"David seemed like a really nice guy," she recalls. "I stayed over there a few times. Went there and slept in my sweats. He never tried to bother me."
Anna, since divorced, lives in Tucson now. It galls her to think that tongues have been wagging in Why ever since "the incident," whispering that she and Peckham were in his RV "making out" when all hell broke loose.
"No way," says Peckham of the rumors of hot and heavy romancing going on at Coyote Howls that fateful night. "I wasn't attracted to her, and we never had anything going between us. She needed somebody to talk to. I was a good shoulder to cry on."
Besides, Peckham confesses, he's had several heart attacks since 1963 and he's popping nitroglycerin pills and doing his best to stay calm, cool and collected. The slightest physical or emotional jolt, negative or positive, and his dangerously faulty ticker could flatline him quicker than your average Peterbuilt pulverizes a polecat.
Anna gets to Peckham's about 9:30 p.m. "And we talk," he says. "She's drinking. I'm not. So then about 11 p.m., we're still sitting in my RV. We're at my dining room table, I'm facing the door and her back is to the door, which is open; the screen is shut. I see this figure coming around the corner, approaching my door."
Yep, it's Lloyd.
"I'm her husband," Lloyd says.
Anna doesn't say anything, her eyes wide as pickup headlights.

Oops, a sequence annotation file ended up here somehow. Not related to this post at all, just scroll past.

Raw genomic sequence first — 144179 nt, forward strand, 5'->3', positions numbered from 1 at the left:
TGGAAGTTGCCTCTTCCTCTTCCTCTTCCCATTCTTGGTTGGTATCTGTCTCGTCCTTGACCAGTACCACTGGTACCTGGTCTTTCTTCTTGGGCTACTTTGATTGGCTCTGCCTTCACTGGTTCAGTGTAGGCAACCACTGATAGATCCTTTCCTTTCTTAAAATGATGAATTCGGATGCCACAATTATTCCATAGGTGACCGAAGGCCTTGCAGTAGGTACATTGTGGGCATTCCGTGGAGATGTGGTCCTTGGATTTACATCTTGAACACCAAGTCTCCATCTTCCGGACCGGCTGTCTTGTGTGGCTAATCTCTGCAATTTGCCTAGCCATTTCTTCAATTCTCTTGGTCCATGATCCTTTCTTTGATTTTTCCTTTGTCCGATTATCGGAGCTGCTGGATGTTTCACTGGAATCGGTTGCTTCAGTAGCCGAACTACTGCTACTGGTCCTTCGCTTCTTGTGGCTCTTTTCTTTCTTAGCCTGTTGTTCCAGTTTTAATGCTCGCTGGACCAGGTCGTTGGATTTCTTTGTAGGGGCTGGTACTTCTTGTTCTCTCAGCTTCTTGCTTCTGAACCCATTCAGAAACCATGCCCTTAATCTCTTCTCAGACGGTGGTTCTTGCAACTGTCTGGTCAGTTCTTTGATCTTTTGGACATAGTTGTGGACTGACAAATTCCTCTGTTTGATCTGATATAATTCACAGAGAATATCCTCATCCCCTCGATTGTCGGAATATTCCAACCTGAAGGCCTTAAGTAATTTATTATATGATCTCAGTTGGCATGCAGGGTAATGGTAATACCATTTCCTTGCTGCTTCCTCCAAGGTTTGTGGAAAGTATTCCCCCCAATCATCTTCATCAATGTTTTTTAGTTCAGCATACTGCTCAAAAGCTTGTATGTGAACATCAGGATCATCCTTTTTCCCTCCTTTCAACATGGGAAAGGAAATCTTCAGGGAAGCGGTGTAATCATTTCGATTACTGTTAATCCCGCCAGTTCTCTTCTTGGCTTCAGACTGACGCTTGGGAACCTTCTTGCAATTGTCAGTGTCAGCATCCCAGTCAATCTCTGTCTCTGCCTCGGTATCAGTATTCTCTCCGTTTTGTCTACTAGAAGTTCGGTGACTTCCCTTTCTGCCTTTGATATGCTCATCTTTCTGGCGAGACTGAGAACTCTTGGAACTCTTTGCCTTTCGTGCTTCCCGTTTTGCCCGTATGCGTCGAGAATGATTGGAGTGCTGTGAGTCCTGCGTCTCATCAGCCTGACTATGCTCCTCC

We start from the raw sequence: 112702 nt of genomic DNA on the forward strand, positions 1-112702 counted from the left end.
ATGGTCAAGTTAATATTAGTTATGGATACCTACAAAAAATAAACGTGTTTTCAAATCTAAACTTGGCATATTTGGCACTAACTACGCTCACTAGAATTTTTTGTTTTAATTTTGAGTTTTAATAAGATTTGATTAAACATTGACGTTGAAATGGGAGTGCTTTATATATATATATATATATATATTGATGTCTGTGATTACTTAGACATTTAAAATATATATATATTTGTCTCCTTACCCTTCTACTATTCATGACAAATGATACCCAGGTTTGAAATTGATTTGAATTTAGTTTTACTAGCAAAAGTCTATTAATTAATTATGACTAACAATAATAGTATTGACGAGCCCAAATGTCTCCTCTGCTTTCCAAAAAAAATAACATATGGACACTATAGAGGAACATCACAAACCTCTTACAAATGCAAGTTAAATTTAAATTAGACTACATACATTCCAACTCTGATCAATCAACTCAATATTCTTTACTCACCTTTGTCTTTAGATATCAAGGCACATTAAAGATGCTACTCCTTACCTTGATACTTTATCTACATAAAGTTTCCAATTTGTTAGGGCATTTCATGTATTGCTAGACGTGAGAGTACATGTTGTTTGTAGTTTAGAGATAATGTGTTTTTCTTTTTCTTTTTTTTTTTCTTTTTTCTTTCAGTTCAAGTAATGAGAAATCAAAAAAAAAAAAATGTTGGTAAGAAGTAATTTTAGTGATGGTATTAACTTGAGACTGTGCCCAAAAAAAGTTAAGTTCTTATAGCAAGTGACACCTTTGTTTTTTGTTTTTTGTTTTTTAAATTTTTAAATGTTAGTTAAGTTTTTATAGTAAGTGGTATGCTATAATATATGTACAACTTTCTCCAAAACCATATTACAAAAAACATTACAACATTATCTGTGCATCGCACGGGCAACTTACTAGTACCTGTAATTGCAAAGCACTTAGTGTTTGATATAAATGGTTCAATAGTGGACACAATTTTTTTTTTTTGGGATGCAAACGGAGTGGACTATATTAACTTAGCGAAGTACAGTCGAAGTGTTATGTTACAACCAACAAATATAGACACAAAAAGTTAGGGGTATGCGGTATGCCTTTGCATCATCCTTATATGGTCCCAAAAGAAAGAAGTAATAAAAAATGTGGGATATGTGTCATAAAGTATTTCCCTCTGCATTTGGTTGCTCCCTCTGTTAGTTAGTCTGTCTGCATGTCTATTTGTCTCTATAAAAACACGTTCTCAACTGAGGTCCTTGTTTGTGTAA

Peckham says to Lloyd, "You're not welcome here. Get off my property."
Lloyd reportedly says, "I been here over 20 years and I can go any goddamn place I want." He opens the screen door.
Only a fool would sit in a tin can in the dead of night in the middle of nowhere with the estranged wife of a certifiably violent man without first taking certain precautions. And Peckham's no fool.
Lloyd maybe gets one foot in the door, and Peckham has already pulled a 9-mm pistol from out of nowhere.
The rest happens just as fast.
The pistol goes off accidentally, tearing a hole through Peckham's brand new 8-foot RV awning outside. ("That pisses me off every time I look at it," Peckham says in retrospect.)
Peckham smacks Lloyd across the face with the pistol, and the two men tumble outside into the darkness to continue the fight.
"And they're like 20 foot out there," Anna says. "And I'm like, holy shit, I think I need another beer."
Says Peckham, "I beat him. I hit him. We fight for a few seconds -- 10, 15, 20, I don't know. Finally Lloyd says, 'I'm outta here,' and leaves. I go back inside, and Anna's all distraught and crying. She decides she wants to leave."